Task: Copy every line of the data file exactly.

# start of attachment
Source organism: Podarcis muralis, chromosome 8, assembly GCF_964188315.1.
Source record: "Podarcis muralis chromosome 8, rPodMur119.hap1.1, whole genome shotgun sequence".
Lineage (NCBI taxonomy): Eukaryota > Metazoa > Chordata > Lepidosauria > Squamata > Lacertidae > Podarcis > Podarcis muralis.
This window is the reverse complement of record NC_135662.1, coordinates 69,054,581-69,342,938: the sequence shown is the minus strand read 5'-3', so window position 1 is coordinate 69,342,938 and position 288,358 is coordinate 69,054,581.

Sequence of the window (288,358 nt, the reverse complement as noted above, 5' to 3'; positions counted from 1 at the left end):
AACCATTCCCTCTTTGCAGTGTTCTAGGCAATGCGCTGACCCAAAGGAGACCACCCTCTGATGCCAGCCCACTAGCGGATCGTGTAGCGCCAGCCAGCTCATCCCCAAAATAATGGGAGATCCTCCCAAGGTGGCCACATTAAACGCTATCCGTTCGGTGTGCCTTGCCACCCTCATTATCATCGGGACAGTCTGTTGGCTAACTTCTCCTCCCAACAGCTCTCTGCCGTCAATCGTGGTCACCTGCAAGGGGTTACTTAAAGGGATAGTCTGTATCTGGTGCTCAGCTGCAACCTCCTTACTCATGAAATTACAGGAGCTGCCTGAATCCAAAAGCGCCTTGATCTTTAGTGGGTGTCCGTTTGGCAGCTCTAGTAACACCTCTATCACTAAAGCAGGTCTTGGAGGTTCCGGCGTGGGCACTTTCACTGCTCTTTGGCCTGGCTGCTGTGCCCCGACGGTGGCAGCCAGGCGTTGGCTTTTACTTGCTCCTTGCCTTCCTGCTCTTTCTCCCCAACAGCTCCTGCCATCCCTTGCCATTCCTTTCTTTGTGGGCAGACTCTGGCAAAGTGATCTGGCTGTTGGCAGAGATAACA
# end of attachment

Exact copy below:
Source organism: Podarcis muralis, chromosome 8, assembly GCF_964188315.1.
Source record: "Podarcis muralis chromosome 8, rPodMur119.hap1.1, whole genome shotgun sequence".
Lineage (NCBI taxonomy): Eukaryota > Metazoa > Chordata > Lepidosauria > Squamata > Lacertidae > Podarcis > Podarcis muralis.
This window is the reverse complement of record NC_135662.1, coordinates 69,054,581-69,342,938: the sequence shown is the minus strand read 5'-3', so window position 1 is coordinate 69,342,938 and position 288,358 is coordinate 69,054,581.

Sequence of the window (288,358 nt, the reverse complement as noted above, 5' to 3'; positions counted from 1 at the left end):
AACCATTCCCTCTTTGCAGTGTTCTAGGCAATGCGCTGACCCAAAGGAGACCACCCTCTGATGCCAGCCCACTAGCGGATCGTGTAGCGCCAGCCAGCTCATCCCCAAAATAATGGGAGATCCTCCCAAGGTGGCCACATTAAACGCTATCCGTTCGGTGTGCCTTGCCACCCTCATTATCATCGGGACAGTCTGTTGGCTAACTTCTCCTCCCAACAGCTCTCTGCCGTCAATCGTGGTCACCTGCAAGGGGTTACTTAAAGGGATAGTCTGTATCTGGTGCTCAGCTGCAACCTCCTTACTCATGAAATTACAGGAGCTGCCTGAATCCAAAAGCGCCTTGATCTTTAGTGGGTGTCCGTTTGGCAGCTCTAGTAACACCTCTATCACTAAAGCAGGTCTTGGAGGTTCCGGCGTGGGCACTTTCACTGCTCTTTGGCCTGGCTGCTGTGCCCCGACGGTGGCAGCCAGGCGTTGGCTTTTACTTGCTCCTTGCCTTCCTGCTCTTTCTCCCCAACAGCTCCTGCCATCCCTTGCCATTCCTTTCTTTGTGGGCAGACTCTGGCAAAGTGATCTGGCTGTTGGCAGAGATAACA